There are more than a few racing games available on Android, but more technical racing simulators are a bit hard to come by. That's probably because mobile controls and hardware limitations don't appeal to developers (or players) hungry for painstaking accuracy. But today we get a new racing sim, from Codemasters no less - the developer of such franchises as GRID and Dirt, among many others. F1 2016, originally released on the PC and consoles in August, now has a full Android version on the Play Store for $10.
Gameloft's latest racing game, Asphalt Xtreme, has finally left pre-registration and is now available for download on the Play Store. The latest entry in the Asphalt series is primarily composed of off-road races in canyons, mud, and sand dunes.
There's a variety of popular real-life cars in this game, including models from Jeep, Ford, Dodge, and more. In total, the game has 35 cars in various form factors including rally cars, trucks, buggies, and SUVs. You can further customize vehicles with both performance and visual tweaks.
Vector Unit has cultivated a reputation as one of the most consistently solid developers on Android, so a new release from them is always a good thing. But when it's a new entry in the Riptide GP series, then it's time to call the boss and tell him you're (cough, cough) "sick." Riptide GP: Renegade is the third installment, and SHIELD Android TV owners can play it right now, only a few days after the PC and console release. A wider mobile release is coming later.
Have you ever thought to yourself, "Gee, I really wish I could watch Ford™ virtual reality experiences on my phone"? Me neither, but someone out there must be at least mildly interested, even if they are an executive at Ford.
All joking aside, FordVR is a new application that provides "an extraordinary new virtual reality experience that’s the closest thing to the real thing," according to the app's description. Upon downloading the app, you are greeted with the one video currently available in FordVR - "The Return to Le Mans." Even if you're not at all into sport car racing, it should still be interesting.
The greatest challenge in racing is clearly going as fast as possible in a straight line. Turning is for chumps. That's the only explanation for the ridiculous popularity of the original CSR Racing. Now, the sequel is out after a geo-limited beta test. CSR Racing 2 is free-to-play, but you get to drive pretty cars very fast in a straight line. What else do you want?
The original CSR Racing racked up over 130 million downloads, becoming one of the top free-to-play games on mobile devices. It's no surprise that Zynga snapped up the developer, NaturalMotion last year for half a billion dollars. Now, the sequel has just been announced, and it's predictably titled CSR2.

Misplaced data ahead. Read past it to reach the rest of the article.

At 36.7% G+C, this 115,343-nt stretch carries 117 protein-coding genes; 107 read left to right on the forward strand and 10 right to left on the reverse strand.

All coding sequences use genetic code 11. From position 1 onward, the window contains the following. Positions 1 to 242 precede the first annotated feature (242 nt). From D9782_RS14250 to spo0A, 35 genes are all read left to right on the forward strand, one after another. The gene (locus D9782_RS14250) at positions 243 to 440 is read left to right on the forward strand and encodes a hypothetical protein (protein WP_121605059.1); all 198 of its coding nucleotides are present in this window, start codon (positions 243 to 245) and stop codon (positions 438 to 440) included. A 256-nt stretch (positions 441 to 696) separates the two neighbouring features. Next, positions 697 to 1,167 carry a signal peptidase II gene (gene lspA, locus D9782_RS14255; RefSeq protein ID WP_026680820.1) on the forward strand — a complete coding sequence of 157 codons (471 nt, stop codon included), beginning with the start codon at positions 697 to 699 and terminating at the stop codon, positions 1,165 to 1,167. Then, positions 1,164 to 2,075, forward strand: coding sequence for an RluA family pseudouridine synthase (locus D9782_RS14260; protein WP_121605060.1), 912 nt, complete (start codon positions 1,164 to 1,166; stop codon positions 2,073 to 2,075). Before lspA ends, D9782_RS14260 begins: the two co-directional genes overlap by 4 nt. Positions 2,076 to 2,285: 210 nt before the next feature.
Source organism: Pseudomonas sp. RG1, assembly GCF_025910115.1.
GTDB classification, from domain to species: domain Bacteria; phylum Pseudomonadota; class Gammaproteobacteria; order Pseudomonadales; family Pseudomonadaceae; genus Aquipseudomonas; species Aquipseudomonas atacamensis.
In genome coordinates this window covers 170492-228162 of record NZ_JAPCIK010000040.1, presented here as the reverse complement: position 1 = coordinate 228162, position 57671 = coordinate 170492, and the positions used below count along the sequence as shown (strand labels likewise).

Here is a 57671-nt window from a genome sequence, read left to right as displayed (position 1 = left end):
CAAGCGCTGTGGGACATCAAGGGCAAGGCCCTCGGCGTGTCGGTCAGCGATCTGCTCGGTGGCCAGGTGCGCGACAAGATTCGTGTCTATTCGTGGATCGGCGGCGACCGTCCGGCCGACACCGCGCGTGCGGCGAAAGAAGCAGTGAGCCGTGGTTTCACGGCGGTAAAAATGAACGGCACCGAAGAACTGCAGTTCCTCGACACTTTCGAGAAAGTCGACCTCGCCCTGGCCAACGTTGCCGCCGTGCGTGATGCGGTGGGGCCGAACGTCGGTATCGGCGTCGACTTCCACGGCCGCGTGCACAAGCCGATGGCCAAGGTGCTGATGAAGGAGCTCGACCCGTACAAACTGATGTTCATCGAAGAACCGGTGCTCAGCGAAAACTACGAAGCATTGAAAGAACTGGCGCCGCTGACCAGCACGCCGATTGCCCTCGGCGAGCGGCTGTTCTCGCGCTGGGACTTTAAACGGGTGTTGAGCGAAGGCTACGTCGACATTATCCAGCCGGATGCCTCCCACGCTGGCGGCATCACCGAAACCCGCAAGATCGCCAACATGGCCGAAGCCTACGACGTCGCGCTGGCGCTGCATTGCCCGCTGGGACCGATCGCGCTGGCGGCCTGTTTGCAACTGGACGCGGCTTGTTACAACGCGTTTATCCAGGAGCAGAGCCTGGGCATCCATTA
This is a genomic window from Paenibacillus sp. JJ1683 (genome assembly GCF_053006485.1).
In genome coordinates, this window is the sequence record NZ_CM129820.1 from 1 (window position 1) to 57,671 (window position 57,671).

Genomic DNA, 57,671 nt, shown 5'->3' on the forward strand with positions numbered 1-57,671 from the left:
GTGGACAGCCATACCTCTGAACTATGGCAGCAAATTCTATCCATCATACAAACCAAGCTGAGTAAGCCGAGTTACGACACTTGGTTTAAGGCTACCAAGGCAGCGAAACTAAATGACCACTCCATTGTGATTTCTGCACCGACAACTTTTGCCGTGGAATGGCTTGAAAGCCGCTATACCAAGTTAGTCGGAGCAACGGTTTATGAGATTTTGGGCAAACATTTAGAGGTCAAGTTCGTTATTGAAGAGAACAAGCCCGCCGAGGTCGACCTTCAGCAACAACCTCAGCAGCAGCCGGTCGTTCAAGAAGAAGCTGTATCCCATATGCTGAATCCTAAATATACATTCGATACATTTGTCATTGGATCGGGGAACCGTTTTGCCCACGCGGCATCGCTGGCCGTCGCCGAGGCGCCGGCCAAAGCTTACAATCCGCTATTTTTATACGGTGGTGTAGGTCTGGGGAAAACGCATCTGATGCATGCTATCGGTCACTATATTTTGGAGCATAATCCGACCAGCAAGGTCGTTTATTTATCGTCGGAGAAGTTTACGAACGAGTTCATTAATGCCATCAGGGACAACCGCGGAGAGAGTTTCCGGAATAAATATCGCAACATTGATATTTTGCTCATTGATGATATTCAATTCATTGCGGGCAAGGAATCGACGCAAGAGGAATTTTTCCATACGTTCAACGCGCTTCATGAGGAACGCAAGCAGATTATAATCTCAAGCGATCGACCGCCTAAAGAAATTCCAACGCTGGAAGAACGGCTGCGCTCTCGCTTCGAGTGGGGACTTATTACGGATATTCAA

Like its predecessor, this game will focus exclusively on the drag racing aspect with a ton of officially licensed cars from Ferrari, Lamborghini, McLaren, and others. It's very, very pretty, but the gameplay is also quite simple. That's the formula that made the first one so popular, I suppose.
The Superbike World Championship is a chance for riders to take modified versions of publicly available motorcycles to the track in countries all over the world. The 2014 season may be over, but that doesn't mean some Android-toting fans haven't been craving a chance to get a virtual taste of the action. After months of waiting, the timely-released iOS game has made its way over to Google Play.
SBK14 is the officially licensed mobile title, offering 13 recreated tracks, 27 real-world racers, and 16 teams including the likes of Kawasaki Racing and Ducati Superbike. By default you play using tilt controls, but you can switch to a virtual joystick if you prefer.
Welcome to the latest entry in our Bonus Round series, wherein we tell you all about the new Android games of the day that we couldn't get to during our regular news rounds. Consider this a quick update for the dedicated gamers who can't wait for our bi-weekly roundups, and don't want to wade through a whole day's worth of news just to get their pixelated fix. Today we've got a business-oriented casual game, a Fruit Ninja-style zombie killer, a stylish puzzler, a simplified RPG, and a kid-friendly kart racer. Without further ado:
Have you ever wanted to enter the exciting world of venture capitalism tantalizingly hinted at between the lines of every TechCrunch editorial?
The currently-available Anki Drive series of toys are undeniably cool, allowing players to drive tiny remote controlled cars along real tracks with their smartphones while the app keeps track of video game-inspired additions like weapons and power-ups. The next iteration of the toy, Anki Overdrive, is set to take things to the next level when it debuts this fall. The most visible addition is the new piece-by-piece track system, including risers for overpasses and jumps, walls for faster banks, and a modular design that allows for near-infinite expansion. It's a mixture of classic Hot Wheels tracks and modern electronics.
When you begin a new game of Anki Overdrive, the miniature cars will drive themselves around the track, learning the layout and any special sections for themselves.
I'll confess: I know basically nothing about high-performance racing. It's got weird-looking cars that go around the track really, really fast, and some people seem to think that it's very important in the context of production cars in the same way that NASA is really important for radical developments in writing utensils. All that is a bit over my head. But if you're a fan of the INDYCAR series of American races, you might want to check out Verizon's updated app.
Verizon Wireless is the primary sponsor for the series of races, and it has supplied an official mobile app since last year.